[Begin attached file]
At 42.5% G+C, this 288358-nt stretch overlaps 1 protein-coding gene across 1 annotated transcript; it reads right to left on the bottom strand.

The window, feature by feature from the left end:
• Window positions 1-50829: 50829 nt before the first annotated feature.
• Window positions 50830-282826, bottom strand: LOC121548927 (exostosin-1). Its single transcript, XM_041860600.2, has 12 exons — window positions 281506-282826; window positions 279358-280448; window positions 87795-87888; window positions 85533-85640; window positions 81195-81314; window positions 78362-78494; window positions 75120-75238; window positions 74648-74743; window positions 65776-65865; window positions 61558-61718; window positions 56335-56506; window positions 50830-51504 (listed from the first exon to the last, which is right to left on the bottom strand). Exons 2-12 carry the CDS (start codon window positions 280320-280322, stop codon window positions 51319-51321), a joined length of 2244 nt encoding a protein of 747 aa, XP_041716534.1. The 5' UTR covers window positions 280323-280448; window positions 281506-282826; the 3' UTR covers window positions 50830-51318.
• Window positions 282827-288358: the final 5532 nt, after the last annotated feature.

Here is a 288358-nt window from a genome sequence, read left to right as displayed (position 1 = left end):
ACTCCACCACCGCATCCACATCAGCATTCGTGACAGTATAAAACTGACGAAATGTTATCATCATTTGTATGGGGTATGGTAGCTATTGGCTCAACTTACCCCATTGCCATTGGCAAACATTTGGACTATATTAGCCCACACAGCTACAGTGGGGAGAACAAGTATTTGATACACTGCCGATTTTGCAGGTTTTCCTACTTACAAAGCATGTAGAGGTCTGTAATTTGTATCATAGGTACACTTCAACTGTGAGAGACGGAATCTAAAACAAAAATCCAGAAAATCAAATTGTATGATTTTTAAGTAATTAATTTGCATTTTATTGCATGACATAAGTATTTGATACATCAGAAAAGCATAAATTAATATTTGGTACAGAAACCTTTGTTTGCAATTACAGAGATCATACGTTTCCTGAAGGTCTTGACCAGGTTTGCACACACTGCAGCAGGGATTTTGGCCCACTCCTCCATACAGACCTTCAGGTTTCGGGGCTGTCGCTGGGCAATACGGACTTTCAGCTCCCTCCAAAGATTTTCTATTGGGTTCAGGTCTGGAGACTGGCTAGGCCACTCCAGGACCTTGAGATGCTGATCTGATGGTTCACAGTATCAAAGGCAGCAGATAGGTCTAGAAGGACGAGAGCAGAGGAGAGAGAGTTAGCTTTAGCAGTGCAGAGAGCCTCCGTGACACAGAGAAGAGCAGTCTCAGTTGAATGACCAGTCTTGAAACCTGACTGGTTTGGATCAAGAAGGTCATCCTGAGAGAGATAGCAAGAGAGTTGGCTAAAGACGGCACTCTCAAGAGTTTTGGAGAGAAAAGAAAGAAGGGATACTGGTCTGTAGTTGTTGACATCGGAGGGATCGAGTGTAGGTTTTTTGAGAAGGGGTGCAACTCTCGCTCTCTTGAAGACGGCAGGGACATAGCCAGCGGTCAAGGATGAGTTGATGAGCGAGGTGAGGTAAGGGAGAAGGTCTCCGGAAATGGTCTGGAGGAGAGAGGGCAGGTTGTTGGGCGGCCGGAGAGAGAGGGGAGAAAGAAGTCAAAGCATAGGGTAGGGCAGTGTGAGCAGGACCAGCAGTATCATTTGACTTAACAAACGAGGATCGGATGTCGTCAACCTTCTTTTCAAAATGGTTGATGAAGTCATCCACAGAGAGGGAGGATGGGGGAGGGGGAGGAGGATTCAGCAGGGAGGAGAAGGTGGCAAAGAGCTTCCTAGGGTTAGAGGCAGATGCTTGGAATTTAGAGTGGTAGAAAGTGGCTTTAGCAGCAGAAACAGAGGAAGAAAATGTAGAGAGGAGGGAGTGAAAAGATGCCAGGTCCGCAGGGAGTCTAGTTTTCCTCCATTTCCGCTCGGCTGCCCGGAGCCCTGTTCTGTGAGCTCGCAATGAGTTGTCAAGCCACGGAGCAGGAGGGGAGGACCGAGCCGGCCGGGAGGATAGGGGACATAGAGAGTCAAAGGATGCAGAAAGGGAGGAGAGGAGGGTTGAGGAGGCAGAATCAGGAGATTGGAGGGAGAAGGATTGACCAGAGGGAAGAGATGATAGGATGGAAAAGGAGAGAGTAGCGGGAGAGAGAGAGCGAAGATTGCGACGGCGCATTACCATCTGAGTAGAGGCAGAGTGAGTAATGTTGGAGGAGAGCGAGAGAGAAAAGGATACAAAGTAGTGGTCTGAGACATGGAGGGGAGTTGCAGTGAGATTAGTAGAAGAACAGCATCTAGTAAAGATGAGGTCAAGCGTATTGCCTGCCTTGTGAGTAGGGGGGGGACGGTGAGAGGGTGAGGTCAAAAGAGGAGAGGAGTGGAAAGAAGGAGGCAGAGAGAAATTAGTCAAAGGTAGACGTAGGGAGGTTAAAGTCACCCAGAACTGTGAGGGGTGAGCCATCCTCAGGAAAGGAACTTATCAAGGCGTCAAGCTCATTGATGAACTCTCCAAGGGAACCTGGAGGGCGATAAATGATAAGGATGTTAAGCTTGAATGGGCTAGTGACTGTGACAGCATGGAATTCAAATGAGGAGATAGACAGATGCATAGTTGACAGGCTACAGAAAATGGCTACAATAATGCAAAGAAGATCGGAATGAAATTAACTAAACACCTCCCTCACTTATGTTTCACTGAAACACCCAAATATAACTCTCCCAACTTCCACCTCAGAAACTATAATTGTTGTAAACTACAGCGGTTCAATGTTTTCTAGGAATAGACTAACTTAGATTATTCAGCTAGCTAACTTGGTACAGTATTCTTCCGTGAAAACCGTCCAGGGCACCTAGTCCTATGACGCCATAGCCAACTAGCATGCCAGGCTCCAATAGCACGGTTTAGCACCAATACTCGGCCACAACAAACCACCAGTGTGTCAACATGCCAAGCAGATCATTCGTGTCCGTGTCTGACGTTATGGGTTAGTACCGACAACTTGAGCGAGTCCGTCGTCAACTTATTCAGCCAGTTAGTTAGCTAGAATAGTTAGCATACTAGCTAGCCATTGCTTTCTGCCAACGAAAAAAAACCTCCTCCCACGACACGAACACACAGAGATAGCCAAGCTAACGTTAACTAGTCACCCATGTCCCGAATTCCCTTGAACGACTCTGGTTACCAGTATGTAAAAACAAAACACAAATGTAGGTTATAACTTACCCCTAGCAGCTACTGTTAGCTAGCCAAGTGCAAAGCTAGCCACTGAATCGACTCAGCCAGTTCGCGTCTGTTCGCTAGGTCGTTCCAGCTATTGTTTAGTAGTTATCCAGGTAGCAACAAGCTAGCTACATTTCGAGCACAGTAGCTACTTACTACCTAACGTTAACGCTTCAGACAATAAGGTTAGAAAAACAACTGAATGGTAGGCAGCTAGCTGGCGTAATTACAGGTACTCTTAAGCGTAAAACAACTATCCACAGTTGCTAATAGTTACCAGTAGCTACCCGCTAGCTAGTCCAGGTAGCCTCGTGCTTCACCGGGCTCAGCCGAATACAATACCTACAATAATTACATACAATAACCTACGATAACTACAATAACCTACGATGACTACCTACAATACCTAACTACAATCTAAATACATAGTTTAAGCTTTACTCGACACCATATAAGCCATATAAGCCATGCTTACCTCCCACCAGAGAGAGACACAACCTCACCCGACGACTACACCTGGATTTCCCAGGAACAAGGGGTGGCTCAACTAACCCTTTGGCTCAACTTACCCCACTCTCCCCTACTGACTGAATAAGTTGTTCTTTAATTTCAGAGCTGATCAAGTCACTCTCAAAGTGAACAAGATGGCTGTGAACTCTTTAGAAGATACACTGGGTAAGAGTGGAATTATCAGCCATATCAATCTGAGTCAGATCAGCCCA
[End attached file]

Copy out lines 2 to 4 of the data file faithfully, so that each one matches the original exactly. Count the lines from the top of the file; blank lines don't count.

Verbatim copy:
The window, feature by feature from the left end:
• Window positions 1-50829: 50829 nt before the first annotated feature.
• Window positions 50830-282826, bottom strand: LOC121548927 (exostosin-1). Its single transcript, XM_041860600.2, has 12 exons — window positions 281506-282826; window positions 279358-280448; window positions 87795-87888; window positions 85533-85640; window positions 81195-81314; window positions 78362-78494; window positions 75120-75238; window positions 74648-74743; window positions 65776-65865; window positions 61558-61718; window positions 56335-56506; window positions 50830-51504 (listed from the first exon to the last, which is right to left on the bottom strand). Exons 2-12 carry the CDS (start codon window positions 280320-280322, stop codon window positions 51319-51321), a joined length of 2244 nt encoding a protein of 747 aa, XP_041716534.1. The 5' UTR covers window positions 280323-280448; window positions 281506-282826; the 3' UTR covers window positions 50830-51318.